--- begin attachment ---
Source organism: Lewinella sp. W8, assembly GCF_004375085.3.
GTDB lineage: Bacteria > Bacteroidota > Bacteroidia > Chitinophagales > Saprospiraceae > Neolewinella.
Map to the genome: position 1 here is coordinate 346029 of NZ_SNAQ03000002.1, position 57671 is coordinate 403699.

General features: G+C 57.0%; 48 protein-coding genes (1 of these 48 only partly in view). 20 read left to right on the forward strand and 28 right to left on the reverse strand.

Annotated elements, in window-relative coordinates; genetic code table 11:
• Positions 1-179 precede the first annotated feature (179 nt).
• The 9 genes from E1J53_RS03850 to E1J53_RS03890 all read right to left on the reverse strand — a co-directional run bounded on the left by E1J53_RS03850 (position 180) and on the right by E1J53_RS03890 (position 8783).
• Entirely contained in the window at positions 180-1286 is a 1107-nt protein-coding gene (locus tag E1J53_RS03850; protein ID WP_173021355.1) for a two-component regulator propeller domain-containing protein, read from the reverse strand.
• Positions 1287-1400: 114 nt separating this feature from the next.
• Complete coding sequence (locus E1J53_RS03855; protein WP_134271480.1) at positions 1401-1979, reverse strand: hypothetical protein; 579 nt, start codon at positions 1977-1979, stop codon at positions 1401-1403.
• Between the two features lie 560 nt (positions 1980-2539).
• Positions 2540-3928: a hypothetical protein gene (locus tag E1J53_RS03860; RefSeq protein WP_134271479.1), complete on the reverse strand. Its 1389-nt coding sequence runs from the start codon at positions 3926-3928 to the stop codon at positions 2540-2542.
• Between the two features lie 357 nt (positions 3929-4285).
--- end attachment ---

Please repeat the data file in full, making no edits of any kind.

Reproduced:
Source organism: Lewinella sp. W8, assembly GCF_004375085.3.
GTDB lineage: Bacteria > Bacteroidota > Bacteroidia > Chitinophagales > Saprospiraceae > Neolewinella.
Map to the genome: position 1 here is coordinate 346029 of NZ_SNAQ03000002.1, position 57671 is coordinate 403699.

General features: G+C 57.0%; 48 protein-coding genes (1 of these 48 only partly in view). 20 read left to right on the forward strand and 28 right to left on the reverse strand.

Annotated elements, in window-relative coordinates; genetic code table 11:
• Positions 1-179 precede the first annotated feature (179 nt).
• The 9 genes from E1J53_RS03850 to E1J53_RS03890 all read right to left on the reverse strand — a co-directional run bounded on the left by E1J53_RS03850 (position 180) and on the right by E1J53_RS03890 (position 8783).
• Entirely contained in the window at positions 180-1286 is a 1107-nt protein-coding gene (locus tag E1J53_RS03850; protein ID WP_173021355.1) for a two-component regulator propeller domain-containing protein, read from the reverse strand.
• Positions 1287-1400: 114 nt separating this feature from the next.
• Complete coding sequence (locus E1J53_RS03855; protein WP_134271480.1) at positions 1401-1979, reverse strand: hypothetical protein; 579 nt, start codon at positions 1977-1979, stop codon at positions 1401-1403.
• Between the two features lie 560 nt (positions 1980-2539).
• Positions 2540-3928: a hypothetical protein gene (locus tag E1J53_RS03860; RefSeq protein WP_134271479.1), complete on the reverse strand. Its 1389-nt coding sequence runs from the start codon at positions 3926-3928 to the stop codon at positions 2540-2542.
• Between the two features lie 357 nt (positions 3929-4285).